Alternative healing methods provide hope for victims of trauma. photos by Keith Borgmeyer When we think of post-traumatic stress disorder, we often think of...
By Libby Wall and Beth Bramstedt | Photos by Keith Borgmeyer
Six local artists illustrate why jewelry is more than an accessory; it’s a work of art.
Artist Jenny McGee started her jewelry line in 2013 to create wearable pieces of art.
“A piece of jewelry became a solution to get more people to own an original work of art,” Jenny says. “Each piece of jewelry has an inspiring word placed on the inside to encourage and remind someone how embraced and cherished they are.”
Jenny begins with a piece of copper or silver and paints the top and bottom. Freshwater pearls, turquoise, or a type of stone are added and each piece is glazed.
Her jewelry can be found online at expressandheal.com, as well as in Poppy and in brandonjacobs gallery, in Kansas City.
Handmade beads are Mary Benjamin’s specialty. The studio art and ceramic enthusiast first began creating her own clay jewelry in the mid ’80s. She uses her own technique to create one-of-a-kind pieces.
“It involves coloring batches of moist porcelain with commercial stains, then stacking and manipulating these colors in various ways to create a long loaf of pattern,” Mary says. The loaf is sliced into pieces, which are shaped, sanded, and fired in a kiln.
“It’s a mesmerizing process because you may have some idea of the internal pattern, but it’s always a surprise to see it revealed,” she says.
Mary’s jewelry can be found at Bluestem Missouri Crafts.
Downtown artist Kenny Greene has been creating and restoring jewelry in Columbia since 1979.
Kenny is an expert in silver and turquoise, and enjoys designing his own custom pieces. He apprenticed in Seattle, Washington with a student of Charles Loloma, one of the most famous Native American jewelry designers of the 20th century.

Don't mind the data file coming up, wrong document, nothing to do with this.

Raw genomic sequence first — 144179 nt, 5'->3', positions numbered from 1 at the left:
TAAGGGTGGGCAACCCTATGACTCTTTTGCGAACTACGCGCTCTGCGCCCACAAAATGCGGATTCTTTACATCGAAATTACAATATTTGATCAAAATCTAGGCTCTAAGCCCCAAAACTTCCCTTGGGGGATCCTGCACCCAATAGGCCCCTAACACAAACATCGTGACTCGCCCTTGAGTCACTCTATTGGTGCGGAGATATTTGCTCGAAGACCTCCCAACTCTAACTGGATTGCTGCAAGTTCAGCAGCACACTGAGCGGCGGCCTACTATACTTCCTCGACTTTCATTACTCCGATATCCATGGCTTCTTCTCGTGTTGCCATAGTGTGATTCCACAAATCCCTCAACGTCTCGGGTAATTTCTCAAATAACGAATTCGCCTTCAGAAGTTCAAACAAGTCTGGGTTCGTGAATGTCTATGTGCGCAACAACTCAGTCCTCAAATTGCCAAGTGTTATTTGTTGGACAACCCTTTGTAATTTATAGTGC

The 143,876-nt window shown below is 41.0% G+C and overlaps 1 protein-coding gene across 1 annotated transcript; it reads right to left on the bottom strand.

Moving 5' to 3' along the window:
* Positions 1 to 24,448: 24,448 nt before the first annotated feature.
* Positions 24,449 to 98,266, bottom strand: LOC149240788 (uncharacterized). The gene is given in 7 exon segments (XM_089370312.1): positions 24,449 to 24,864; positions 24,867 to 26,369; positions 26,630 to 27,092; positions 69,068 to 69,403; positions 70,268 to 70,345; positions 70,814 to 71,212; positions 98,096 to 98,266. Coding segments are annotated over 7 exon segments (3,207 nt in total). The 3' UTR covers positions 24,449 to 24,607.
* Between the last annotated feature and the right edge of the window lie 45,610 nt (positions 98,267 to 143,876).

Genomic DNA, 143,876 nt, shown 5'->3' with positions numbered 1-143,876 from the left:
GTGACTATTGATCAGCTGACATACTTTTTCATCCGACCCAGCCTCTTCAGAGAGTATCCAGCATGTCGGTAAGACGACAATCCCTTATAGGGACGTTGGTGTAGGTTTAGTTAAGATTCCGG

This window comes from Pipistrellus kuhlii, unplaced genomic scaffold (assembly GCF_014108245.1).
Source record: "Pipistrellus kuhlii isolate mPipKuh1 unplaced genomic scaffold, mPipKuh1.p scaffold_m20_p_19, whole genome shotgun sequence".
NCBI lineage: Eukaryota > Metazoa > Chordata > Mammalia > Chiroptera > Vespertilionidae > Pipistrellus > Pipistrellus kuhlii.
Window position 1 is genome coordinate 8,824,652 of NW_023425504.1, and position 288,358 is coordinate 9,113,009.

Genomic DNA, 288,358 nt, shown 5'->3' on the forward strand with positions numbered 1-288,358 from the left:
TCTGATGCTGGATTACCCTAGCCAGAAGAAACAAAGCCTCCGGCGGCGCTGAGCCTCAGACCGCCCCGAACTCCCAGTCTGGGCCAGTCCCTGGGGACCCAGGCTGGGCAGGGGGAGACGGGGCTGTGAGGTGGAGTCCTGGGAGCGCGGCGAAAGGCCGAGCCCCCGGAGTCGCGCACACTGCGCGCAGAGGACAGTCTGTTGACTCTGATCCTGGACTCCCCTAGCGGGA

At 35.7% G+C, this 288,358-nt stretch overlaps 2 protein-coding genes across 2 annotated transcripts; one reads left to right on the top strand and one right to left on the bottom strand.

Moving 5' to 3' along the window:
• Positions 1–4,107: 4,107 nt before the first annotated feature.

“I’m playing the whole time,” he says from behind the cluttered jeweler’s bench in his store, Monarch Jewelry, in the North Village Arts District.
His philosophy? “Always do the best job you can — that’s paramount,” he says. “Be honest and straightforward. That’s what’s important to me.”
Thirty years ago, Sarah Seat purchased a single, Somali amber bead that intrigued her and hooked her into a lifelong fascination with beaded adornment.
“I have been making wearable beaded art ever since,” she says.
Sarah draws her inspiration from her large bead collection gathered from her travels locally and abroad. Her collection includes semi-precious beads, freshwater pearls, Czech glass, seed beads, sterling silver, and Swarovski crystal.
Sarah is now retired and has returned to Missouri, where she enjoys the arts community through the Columbia Art League.
Stephanie Thompson has always had a passion for creativity. The Dallas native was working at Poppy in the summer of 2010 when the owner suggested she create a few pieces for the shop.
With a fondness for color and a retro style, Stephanie strived to incorporate vintage elements or salvaged jewelry components in each piece.
“My floral jewelry often reminds me of Depression-era flour sacks that were printed with patterns so women could turn them into dresses,” Stephanie says.
Her jewelry can be found at Poppy and on Etsy.
Julie Chatman is a teacher by day and artist by night, where she creates elegant jewelry from ordinary objects like dominos at prices anyone can afford. Her work is on display at the Columbia Art League.